- He got enrollment numbers wrong, Grinnell College says
- Buffett was a trustee at the Iowa school for four decades
At the annual meeting for his Berkshire Hathaway Inc., Warren Buffett criticized a college that expanded its endowment but didn’t cut tuition or boost enrollment.
“I was the trustee of a college that saw the endowment go from $8 million to over a billion, and I didn’t see the tuition come down, and I didn’t see the number of students go up,” Buffett said April 30 in a conversation with Charles Munger, the company’s vice chairman, at the event in Omaha, Nebraska.
While he didn’t name the school, it’s clear to officials at Grinnell College which institution he’s talking about. The liberal arts school in Iowa, with a $1.8 billion endowment as of June 2015, said Buffett’s facts about enrollment aren’t correct.
“Grinnell College is most appreciative of the service Warren Buffett has provided to the college,” Lisa Lacher, a spokeswoman, said in an e-mail when asked by Bloomberg about Buffett’s comments. “We do, however, have data to share that contradict some of his assertions.”
Buffett, who couldn’t immediately be reached for comment, joined Grinnell’s board in 1968 through his connection with Joe Rosenfield, a Grinnell alumnus and trustee. Buffett, who also chaired the investment committee, remained on the board until he was named a life trustee in 1987, resigning from that post in 2011, the school said. Berkshire, based in Omaha, is located about three hours west of the school by car.
The fund’s value reached $1.5 billion in 2011, up from $10.9 million in 1968, according to Grinnell.
“Enrollment did go up during these years,” Lacher said. Total enrollment was 1,693 in 2011, up about 60 percent from 1968. The number of students reached 1,705 in 2015.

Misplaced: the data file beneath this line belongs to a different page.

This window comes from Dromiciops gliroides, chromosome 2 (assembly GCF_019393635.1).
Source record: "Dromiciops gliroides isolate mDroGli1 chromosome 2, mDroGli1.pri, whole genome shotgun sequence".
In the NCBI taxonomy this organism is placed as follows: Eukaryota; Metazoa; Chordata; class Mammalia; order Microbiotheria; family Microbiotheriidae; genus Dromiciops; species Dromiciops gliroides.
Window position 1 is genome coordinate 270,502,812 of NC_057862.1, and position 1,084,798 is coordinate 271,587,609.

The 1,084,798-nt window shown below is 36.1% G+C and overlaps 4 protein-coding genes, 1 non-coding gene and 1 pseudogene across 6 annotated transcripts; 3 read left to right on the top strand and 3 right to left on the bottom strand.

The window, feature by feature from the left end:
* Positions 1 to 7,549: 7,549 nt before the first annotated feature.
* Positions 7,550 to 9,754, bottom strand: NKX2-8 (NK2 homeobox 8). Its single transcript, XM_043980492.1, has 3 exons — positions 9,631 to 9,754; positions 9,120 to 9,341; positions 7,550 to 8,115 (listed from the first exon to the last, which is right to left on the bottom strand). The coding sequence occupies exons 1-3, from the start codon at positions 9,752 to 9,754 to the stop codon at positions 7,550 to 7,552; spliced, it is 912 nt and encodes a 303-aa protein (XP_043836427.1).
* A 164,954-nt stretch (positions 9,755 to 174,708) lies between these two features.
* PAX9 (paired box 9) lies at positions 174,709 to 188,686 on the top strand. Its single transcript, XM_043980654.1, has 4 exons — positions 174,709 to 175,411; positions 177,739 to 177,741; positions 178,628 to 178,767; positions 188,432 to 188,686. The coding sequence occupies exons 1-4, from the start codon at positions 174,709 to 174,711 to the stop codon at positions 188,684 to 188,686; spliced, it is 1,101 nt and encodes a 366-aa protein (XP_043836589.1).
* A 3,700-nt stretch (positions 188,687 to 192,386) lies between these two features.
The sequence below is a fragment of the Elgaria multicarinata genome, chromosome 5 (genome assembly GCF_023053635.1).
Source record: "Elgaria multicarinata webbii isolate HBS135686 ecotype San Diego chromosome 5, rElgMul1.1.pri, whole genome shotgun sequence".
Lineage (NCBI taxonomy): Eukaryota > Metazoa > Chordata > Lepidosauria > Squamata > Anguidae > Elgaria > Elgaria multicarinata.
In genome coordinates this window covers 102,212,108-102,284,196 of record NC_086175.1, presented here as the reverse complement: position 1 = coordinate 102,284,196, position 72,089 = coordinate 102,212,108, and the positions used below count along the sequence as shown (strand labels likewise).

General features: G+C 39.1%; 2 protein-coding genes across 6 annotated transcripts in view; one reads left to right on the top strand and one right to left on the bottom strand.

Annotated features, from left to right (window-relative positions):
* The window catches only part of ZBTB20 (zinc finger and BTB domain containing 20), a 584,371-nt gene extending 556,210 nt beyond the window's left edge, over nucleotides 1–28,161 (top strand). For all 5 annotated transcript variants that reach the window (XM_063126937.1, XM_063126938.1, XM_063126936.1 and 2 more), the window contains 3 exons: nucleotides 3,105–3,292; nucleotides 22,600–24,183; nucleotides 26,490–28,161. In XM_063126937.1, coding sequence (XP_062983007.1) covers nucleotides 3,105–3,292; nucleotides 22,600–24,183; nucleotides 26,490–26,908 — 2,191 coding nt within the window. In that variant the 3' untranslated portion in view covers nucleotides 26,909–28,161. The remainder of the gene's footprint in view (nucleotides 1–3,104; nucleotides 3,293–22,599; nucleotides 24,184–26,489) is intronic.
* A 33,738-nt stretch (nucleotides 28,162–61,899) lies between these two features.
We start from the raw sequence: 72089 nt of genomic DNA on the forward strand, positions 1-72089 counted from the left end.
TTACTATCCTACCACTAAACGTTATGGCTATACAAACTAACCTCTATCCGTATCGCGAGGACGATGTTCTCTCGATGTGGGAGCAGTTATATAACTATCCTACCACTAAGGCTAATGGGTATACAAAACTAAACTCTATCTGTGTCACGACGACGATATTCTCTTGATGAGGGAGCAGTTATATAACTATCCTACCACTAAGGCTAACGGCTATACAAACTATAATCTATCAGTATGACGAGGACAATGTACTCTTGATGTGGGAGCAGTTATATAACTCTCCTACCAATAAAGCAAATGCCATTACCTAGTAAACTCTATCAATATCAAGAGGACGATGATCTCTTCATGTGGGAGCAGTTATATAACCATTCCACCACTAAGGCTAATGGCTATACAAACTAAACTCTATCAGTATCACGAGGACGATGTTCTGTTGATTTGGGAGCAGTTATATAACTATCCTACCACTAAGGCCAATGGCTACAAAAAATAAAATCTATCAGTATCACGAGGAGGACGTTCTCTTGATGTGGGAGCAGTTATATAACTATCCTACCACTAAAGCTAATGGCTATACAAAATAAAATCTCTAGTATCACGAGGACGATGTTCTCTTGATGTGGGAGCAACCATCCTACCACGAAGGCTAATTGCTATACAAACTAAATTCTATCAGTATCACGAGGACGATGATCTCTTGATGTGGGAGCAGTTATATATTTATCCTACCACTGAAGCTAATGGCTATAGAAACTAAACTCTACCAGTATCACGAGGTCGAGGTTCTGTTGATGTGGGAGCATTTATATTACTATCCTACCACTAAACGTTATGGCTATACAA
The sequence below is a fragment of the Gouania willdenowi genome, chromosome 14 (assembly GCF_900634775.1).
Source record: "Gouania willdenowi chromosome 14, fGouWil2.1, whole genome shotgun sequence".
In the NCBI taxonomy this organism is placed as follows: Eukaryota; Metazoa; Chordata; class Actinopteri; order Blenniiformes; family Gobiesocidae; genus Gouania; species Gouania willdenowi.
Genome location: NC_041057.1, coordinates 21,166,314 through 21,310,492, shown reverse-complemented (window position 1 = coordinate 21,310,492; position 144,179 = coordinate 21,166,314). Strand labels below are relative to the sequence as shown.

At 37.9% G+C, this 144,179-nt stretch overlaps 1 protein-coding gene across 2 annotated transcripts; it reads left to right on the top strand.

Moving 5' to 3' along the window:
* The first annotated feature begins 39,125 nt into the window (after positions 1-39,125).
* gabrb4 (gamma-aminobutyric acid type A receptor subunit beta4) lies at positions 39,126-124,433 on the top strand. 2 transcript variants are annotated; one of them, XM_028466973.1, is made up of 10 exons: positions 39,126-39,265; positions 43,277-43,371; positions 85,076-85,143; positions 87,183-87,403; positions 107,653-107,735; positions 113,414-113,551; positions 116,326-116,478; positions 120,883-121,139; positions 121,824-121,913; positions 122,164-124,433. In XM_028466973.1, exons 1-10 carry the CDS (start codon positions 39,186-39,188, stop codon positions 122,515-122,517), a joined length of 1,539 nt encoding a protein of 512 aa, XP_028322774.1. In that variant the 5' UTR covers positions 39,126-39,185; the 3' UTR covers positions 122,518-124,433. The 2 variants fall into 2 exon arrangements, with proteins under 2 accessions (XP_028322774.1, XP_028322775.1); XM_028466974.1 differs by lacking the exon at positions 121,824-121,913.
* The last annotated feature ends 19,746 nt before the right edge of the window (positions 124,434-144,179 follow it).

Architect of Growth
Buffett was right that tuition hasn’t decreased. But Lacher said that “growth in the endowment and endowment spending has enabled the college to make substantial increases in institutional financial aid and increase the number of Pell-eligible students while maintaining a need-blind admissions policy and meeting 100 percent of the demonstrated financial need of domestic students.”
Tuition, fees and room and board are almost $61,000 for the 2016-2017 school year, according to Grinnell’s website.
Buffett was the architect of Grinnell’s endowment growth, George Drake, who was president of Grinnell during a portion of Buffett’s tenure as a trustee, said in an e-mail. “None of this would be possible without the large endowment built by Warren Buffett and his close friend and mentor, Joe Rosenfield.”
The wealthiest colleges have come under scrutiny for their record endowment values. Two congressional committees sent inquiries to the 56 richest private schools, including Grinnell, with questions ranging from their financial aid spending to how much they pay to manage their funds. Grinnell is especially dependent on the endowment, as more than half the operating budget comes from annual returns.
“When you read the figures on endowment of the big schools, and some of them have really gotten up in the big numbers, the main objective of the people running the endowment is to have the endowment grow larger, and that will be ever thus,” Buffett said at the meeting.
Grinnell posted a 1 percent investment gain on its endowment in fiscal 2015, one of the worst performers among funds with at least $1 billion in assets. The small gain was in contrast to previous year, when the endowment returned 20.4 percent.
For fiscal 2015, the total value of the fund declined 2 percent as the college tapped the endowment for operating expenses. Grinnell was among at least a dozen schools in the 2015 fiscal year whose endowments spent more than they earned, including Duke University and Pomona College.
“If we only made payouts in positive years that produced over 4 percent returns, then we would only expect to make payouts every two-thirds of the time,” Lacher said.